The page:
GPL vs APSL (was: YAPL is bad)
david at usermode.org
Tue Sep 25 01:42:42 UTC 2001
On Monday 24 September 2001 11:08 am, Greg London wrote:
> OR (B)
> you distribute a binary in one kit.
> and you make the source code freely available.
> (preferably downloading for free on the net)
> those are the only two options of the OSD.
You err slightly in (B). The OSD says that there must be a well publicized
means of obtaining the source code. In my interpretation, "publicized means"
can refer to an FTP or website, or a README file, or the standard
documentation, or any other means that notifies a potentially anonymous
holder of a binary as to how to obtain the source code. It does not mean that
the source code must be made equally available to those without the binary.
> One thing Bob can't do, according to OSD,
> is fix a bug in Alice's code, send her a binary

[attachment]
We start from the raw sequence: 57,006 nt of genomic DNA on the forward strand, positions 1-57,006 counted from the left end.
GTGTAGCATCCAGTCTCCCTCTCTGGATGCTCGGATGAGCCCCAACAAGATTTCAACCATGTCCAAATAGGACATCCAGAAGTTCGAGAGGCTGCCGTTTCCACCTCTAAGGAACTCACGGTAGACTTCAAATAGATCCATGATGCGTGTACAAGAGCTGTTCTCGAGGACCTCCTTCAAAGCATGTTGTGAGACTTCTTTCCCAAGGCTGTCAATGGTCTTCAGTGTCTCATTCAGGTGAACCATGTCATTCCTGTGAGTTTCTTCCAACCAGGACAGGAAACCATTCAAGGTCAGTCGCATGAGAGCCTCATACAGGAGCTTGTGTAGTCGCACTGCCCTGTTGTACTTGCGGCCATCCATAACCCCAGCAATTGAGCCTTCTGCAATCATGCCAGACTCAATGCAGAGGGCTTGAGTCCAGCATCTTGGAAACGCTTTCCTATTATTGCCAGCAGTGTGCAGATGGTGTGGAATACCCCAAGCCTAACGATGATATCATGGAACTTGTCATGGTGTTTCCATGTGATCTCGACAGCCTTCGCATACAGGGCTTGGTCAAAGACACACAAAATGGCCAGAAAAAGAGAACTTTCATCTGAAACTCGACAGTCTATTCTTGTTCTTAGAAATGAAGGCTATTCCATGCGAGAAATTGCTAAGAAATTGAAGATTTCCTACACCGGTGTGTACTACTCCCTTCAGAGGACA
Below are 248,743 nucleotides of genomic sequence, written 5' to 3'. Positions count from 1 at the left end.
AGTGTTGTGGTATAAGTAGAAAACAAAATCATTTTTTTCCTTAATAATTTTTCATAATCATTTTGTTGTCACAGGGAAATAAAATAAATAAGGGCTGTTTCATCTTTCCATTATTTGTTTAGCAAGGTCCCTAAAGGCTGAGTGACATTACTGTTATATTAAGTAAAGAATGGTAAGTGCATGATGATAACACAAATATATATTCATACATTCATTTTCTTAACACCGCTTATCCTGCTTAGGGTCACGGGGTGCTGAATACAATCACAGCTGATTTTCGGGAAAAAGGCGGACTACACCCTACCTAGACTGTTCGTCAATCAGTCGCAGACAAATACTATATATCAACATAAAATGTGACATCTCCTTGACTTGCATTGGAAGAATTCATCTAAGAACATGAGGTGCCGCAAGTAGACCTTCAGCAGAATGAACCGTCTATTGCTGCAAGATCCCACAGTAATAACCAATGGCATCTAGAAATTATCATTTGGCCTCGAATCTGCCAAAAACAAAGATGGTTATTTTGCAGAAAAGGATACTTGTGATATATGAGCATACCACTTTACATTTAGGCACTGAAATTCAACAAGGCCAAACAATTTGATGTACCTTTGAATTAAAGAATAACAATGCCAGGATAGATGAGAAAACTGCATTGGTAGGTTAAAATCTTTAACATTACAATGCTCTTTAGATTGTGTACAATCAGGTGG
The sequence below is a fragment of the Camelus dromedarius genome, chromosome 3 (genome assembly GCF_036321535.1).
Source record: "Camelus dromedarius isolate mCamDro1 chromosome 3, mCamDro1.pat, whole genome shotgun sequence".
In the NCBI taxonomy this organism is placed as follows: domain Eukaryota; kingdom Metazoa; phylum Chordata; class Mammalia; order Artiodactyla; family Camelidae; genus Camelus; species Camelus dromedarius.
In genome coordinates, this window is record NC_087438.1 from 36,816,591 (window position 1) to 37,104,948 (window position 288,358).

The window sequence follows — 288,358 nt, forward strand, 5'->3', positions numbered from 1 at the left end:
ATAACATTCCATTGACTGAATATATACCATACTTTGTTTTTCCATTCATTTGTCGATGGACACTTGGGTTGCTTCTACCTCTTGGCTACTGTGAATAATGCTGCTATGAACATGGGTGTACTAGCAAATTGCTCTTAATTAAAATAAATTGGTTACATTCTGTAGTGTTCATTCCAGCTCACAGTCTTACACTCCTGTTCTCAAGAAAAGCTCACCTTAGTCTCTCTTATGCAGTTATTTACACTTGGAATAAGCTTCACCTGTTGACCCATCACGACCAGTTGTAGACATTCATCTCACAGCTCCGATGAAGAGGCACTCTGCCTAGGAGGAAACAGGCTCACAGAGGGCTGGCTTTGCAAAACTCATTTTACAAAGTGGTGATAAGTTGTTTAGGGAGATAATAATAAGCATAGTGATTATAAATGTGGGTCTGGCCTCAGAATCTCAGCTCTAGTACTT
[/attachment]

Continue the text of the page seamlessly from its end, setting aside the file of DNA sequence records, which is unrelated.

> that works, and taunt her, saying "I'll send
> you the source for a million bucks."
> Once Bob sends Alice a binary, he must make
> the source available to her.
The OSD applies to licenses and software. It does not apply to you, me or the
guy behind the tree. In the case of Nefarious Bob, the OSD is completely
silent. It doesn't care what Bob does. That's not its job. That the job of
In the case of the MIT license, Bob certainly *can* charge Alice a million
bucks for the source, but the license would still be an Open Source license.
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